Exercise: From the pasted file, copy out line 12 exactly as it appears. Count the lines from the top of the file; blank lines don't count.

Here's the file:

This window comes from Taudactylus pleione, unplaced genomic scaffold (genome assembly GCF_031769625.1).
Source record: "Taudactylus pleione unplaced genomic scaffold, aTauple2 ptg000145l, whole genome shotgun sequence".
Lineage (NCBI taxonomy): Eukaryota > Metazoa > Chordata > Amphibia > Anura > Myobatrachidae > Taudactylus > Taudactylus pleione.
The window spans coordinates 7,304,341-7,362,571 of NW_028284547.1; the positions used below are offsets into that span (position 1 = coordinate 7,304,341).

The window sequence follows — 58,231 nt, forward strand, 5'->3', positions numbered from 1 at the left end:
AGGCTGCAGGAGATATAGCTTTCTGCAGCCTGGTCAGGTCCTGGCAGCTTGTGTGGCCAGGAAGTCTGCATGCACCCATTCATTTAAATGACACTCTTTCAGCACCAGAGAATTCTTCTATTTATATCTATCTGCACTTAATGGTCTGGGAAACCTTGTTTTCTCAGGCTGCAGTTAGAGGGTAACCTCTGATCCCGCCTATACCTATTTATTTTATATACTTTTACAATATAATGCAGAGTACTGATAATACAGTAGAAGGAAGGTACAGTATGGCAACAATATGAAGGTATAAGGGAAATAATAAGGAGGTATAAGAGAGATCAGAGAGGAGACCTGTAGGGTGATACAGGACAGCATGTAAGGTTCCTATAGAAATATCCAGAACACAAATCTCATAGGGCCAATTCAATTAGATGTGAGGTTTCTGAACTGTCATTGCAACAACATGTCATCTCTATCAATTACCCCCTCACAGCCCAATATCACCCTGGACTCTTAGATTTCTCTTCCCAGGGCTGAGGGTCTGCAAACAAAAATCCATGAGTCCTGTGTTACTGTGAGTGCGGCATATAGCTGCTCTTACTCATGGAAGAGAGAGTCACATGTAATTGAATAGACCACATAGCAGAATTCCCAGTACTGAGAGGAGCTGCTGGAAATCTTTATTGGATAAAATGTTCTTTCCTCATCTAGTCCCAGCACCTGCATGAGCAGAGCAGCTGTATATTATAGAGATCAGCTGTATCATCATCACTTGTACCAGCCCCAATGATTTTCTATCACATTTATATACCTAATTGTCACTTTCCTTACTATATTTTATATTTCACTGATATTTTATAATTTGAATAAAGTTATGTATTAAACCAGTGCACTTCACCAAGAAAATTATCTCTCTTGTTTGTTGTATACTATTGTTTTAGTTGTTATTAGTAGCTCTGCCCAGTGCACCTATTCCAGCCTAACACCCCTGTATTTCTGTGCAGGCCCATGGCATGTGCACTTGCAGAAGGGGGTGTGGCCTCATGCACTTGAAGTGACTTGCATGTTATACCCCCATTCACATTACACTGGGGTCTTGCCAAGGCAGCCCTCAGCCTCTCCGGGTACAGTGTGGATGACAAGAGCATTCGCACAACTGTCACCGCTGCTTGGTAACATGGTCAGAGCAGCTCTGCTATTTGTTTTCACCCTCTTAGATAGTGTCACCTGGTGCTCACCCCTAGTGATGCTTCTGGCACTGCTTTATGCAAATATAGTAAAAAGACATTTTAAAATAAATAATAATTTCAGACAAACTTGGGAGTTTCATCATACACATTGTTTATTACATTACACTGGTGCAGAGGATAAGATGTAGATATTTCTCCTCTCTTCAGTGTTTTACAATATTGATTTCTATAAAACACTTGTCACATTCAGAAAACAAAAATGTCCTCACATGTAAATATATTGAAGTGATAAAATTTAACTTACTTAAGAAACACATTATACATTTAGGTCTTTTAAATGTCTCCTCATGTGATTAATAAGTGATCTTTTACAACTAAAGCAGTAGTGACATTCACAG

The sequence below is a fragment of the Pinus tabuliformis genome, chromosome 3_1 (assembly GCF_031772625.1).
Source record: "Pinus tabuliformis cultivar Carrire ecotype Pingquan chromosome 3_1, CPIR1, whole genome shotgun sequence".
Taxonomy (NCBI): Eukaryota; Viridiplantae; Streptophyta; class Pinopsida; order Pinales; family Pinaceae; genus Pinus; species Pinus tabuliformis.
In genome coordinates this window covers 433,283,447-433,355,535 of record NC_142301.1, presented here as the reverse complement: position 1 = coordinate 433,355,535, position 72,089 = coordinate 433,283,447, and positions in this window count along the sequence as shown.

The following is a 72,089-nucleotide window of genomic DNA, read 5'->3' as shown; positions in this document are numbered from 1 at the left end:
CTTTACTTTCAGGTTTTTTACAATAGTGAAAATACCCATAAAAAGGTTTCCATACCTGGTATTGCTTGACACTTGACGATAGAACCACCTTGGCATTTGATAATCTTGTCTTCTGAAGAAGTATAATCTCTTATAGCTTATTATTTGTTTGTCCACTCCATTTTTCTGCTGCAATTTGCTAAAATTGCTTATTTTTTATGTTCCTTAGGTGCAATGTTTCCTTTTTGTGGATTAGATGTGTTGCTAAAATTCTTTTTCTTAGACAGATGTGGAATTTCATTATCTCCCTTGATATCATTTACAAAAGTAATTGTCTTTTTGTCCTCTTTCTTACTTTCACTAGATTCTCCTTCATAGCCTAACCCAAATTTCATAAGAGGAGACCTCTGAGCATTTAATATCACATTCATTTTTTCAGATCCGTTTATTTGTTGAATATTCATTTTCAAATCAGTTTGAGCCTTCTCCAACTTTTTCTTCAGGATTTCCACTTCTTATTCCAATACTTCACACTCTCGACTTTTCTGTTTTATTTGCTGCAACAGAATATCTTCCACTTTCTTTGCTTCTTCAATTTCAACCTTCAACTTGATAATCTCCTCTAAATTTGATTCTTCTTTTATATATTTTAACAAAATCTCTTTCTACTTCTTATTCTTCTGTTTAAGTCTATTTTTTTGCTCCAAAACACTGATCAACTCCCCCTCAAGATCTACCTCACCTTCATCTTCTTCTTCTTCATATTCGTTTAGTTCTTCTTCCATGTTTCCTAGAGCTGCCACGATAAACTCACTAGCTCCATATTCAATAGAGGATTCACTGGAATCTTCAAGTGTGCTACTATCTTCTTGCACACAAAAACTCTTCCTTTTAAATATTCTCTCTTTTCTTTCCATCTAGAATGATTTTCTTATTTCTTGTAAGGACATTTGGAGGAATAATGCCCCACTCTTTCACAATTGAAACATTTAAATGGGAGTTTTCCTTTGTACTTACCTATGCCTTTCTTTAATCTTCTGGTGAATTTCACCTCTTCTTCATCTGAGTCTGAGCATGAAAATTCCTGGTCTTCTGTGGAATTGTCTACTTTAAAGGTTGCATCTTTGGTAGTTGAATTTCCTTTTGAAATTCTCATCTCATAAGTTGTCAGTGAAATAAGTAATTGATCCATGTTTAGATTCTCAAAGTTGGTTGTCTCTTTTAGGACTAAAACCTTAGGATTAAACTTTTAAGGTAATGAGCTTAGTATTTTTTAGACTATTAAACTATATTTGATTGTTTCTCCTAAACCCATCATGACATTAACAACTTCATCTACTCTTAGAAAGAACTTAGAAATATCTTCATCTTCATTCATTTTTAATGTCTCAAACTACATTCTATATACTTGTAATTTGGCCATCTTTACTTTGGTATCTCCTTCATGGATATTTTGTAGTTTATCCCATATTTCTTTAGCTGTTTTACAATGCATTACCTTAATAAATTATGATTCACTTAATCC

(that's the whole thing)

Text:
CTTTACTTTCAGGTTTTTTACAATAGTGAAAATACCCATAAAAAGGTTTCCATACCTGGTATTGCTTGACACTTGACGATAGAACCACCTTGGCATTTGATAATCTTGTCTTCTGAAGAAGTATAATCTCTTATAGCTTATTATTTGTTTGTCCACTCCATTTTTCTGCTGCAATTTGCTAAAATTGCTTATTTTTTATGTTCCTTAGGTGCAATGTTTCCTTTTTGTGGATTAGATGTGTTGCTAAAATTCTTTTTCTTAGACAGATGTGGAATTTCATTATCTCCCTTGATATCATTTACAAAAGTAATTGTCTTTTTGTCCTCTTTCTTACTTTCACTAGATTCTCCTTCATAGCCTAACCCAAATTTCATAAGAGGAGACCTCTGAGCATTTAATATCACATTCATTTTTTCAGATCCGTTTATTTGTTGAATATTCATTTTCAAATCAGTTTGAGCCTTCTCCAACTTTTTCTTCAGGATTTCCACTTCTTATTCCAATACTTCACACTCTCGACTTTTCTGTTTTATTTGCTGCAACAGAATATCTTCCACTTTCTTTGCTTCTTCAATTTCAACCTTCAACTTGATAATCTCCTCTAAATTTGATTCTTCTTTTATATATTTTAACAAAATCTCTTTCTACTTCTTATTCTTCTGTTTAAGTCTATTTTTTTGCTCCAAAACACTGATCAACTCCCCCTCAAGATCTACCTCACCTTCATCTTCTTCTTCTTCATATTCGTTTAGTTCTTCTTCCATGTTTCCTAGAGCTGCCACGATAAACTCACTAGCTCCATATTCAATAGAGGATTCACTGGAATCTTCAAGTGTGCTACTATCTTCTTGCACACAAAAACTCTTCCTTTTAAATATTCTCTCTTTTCTTTCCATCTAGAATGATTTTCTTATTTCTTGTAAGGACATTTGGAGGAATAATGCCCCACTCTTTCACAATTGAAACATTTAAATGGGAGTTTTCCTTTGTACTTACCTATGCCTTTCTTTAATCTTCTGGTGAATTTCACCTCTTCTTCATCTGAGTCTGAGCATGAAAATTCCTGGTCTTCTGTGGAATTGTCTACTTTAAAGGTTGCATCTTTGGTAGTTGAATTTCCTTTTGAAATTCTCATCTCATAAGTTGTCAGTGAAATAAGTAATTGATCCATGTTTAGATTCTCAAAGTTGGTTGTCTCTTTTAGGACTAAAACCTTAGGATTAAACTTTTAAGGTAATGAGCTTAGTATTTTTTAGACTATTAAACTATATTTGATTGTTTCTCCTAAACCCATCATGACATTAACAACTTCATCTACTCTTAGAAAGAACTTAGAAATATCTTCATCTTCATTCATTTTTAATGTCTCAAACTACATTCTATATACTTGTAATTTGGCCATCTTTACTTTGGTATCTCCTTCATGGATATTTTGTAGTTTATCCCATATTTCTTTAGCTGTTTTACAATGCATTACCTTAATAAATTATGATTCACTTAATCC